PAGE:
The feasibility of working full-time in Brisbane and attempting to develop a 1200 acre farm on weekends is somewhat obviously difficult but you only realise how difficult when you actually start trying to do it. Recently, through hard experience, I have realised the perennial importantance of planning – keeping the bigger picture in mind at all times as wastage of time and money will be the result if you fail to do so.
With a farm that is in terms of improvements basically a blank canvas, development and progress can be slow and frustrating. To be completely cliched, there are so many tasks that need doing and so little time to do them.
My fundamental belief is that developing a productive, sustainable pastoral enterprise is an incremental process requiring fixation on a larger set of clear goals. What I have found to be absolutely imperitive is that you plan what you are going to do at a micro and a macro level. Every major investment of time and money, without exception, must contribute towards achieving those plans or you really are just fiddling around. The task is too big to be wasteful with time and resources.
That is of course easier said than done – a clear vision of the property (as I want it to be) is difficult to get full resolution on. And that said, I don’t plan on losing the wood through the trees either. I am learning as I go and I enjoy that process and wouldn’t want to rush the journey itself for a second. But, at the end of the day, I also want to see clear, definitive results for my work.
So, a “general” end vision is required. For me, at this early stage, that means identifying the key revenue streams and the key living arrangements and committing to them. I have prepared a Property Management Plan for 2013-2014 which sets out my holistic goal for the property – kind of a mission statement which sets out the vision in one clear statement. This is then broken down further into a focus on particular revenue streams and other plans that are achievable in the timeframe and deliver the end goal.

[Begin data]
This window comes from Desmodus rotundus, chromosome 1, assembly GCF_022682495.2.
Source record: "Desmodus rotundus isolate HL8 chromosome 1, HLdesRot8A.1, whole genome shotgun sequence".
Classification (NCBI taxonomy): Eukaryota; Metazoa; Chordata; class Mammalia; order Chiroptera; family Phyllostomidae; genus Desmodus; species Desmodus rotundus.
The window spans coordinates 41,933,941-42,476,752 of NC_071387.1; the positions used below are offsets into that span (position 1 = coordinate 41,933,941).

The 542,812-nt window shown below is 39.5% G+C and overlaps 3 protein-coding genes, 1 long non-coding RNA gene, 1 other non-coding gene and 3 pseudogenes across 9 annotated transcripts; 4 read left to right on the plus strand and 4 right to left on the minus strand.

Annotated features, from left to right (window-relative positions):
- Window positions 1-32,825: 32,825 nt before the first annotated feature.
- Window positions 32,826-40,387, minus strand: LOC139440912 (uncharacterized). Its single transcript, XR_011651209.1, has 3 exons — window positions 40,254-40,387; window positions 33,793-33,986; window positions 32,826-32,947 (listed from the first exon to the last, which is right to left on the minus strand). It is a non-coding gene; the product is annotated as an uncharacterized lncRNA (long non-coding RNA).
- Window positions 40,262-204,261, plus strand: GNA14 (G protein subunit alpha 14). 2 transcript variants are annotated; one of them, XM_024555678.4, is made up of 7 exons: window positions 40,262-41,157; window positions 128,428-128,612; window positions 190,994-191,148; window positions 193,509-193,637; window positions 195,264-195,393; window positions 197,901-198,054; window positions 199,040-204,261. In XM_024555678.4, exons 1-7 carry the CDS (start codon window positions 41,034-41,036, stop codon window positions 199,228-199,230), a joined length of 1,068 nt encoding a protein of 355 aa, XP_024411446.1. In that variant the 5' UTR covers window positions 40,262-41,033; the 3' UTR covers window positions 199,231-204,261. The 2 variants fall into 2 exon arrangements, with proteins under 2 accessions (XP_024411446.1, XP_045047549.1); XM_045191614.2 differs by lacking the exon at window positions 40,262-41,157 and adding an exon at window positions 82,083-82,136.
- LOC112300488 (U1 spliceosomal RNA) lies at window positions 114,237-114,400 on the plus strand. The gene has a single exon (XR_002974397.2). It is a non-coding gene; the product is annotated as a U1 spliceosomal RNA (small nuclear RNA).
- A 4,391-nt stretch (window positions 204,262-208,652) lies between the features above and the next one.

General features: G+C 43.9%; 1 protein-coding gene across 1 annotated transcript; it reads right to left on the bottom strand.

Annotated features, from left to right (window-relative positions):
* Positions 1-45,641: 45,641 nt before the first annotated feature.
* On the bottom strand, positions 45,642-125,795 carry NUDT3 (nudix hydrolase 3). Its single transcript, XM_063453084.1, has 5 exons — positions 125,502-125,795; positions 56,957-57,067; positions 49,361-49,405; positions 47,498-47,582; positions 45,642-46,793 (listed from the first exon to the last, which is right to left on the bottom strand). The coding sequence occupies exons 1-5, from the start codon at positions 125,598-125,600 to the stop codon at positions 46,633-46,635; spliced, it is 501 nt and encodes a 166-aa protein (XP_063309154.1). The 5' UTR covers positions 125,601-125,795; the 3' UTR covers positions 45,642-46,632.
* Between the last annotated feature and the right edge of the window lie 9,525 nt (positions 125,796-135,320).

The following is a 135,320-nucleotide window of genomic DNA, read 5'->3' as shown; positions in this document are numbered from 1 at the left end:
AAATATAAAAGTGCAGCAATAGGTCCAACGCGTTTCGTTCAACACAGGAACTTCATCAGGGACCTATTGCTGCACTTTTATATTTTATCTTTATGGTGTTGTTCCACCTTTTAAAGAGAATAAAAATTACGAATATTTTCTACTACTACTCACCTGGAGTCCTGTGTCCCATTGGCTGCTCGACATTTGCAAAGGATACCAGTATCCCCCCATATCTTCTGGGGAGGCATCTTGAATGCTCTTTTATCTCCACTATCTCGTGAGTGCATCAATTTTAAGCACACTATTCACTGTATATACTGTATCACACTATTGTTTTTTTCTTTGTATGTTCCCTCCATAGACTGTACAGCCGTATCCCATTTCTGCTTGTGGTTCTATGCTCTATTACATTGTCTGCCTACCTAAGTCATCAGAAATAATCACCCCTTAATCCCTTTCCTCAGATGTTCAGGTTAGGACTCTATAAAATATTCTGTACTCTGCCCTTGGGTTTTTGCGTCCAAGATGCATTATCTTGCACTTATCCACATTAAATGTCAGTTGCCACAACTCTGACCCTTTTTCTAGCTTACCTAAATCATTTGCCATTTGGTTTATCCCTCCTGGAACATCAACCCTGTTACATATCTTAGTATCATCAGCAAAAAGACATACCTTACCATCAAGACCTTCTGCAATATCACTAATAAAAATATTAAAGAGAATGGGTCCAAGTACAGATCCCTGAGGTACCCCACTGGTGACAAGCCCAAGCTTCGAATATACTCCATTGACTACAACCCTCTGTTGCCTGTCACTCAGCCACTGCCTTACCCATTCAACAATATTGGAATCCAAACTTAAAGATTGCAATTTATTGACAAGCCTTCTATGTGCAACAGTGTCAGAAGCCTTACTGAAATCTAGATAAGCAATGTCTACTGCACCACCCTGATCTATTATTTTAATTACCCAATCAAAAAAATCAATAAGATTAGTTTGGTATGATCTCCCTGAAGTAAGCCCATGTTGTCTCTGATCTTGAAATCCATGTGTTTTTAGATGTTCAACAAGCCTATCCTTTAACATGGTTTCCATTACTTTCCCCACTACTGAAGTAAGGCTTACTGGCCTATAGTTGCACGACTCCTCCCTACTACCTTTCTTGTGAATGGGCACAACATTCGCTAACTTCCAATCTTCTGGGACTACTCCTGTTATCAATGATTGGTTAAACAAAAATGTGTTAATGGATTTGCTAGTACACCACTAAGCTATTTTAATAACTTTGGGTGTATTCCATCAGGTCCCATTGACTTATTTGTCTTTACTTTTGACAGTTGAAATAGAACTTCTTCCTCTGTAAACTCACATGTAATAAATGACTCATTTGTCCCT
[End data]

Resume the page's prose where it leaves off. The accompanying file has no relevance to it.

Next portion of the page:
In a general sense, the key revenue streams are;
1) Forestry Products (Fencing Materials, Timber)
2) Rental Income from The Cottage and The Farmhouse.
3) Cattle (Leasing)
The key living arrangements to be worked on are;
1) Cabin, workshop and sheds at the large dam.
With those as primary goals, many priorities for the coming two years naturally become clear. Firstly, I can’t rent the farmhouse without first completing it so that mammoth building effort, on the cheap, is the first stage. The Farmhouse is in the process of being broken down into manageable chunks and costed.
The farm is leased until the end of 2014 so the second revenue stream is looking after itself. There is already a cell grazing setup with electric fencing across the farm so I do not plan to do anything in this regard over the coming 2 years.
A forestry enterprise is in constant development over this period. At the moment, I am building my knowledge base and equipment. I began by receiving some detailed instruction on cutting strainers, stays and split posts from a local timber cutter in addition to getting my intermediate chainsaw ticket. Products are currently resulting from thinning activities in accordance with a Forestry Management Plan
The property is set out as per the following plan. Red lines are the boundary, white lines are the internal fences and black lines are the roads;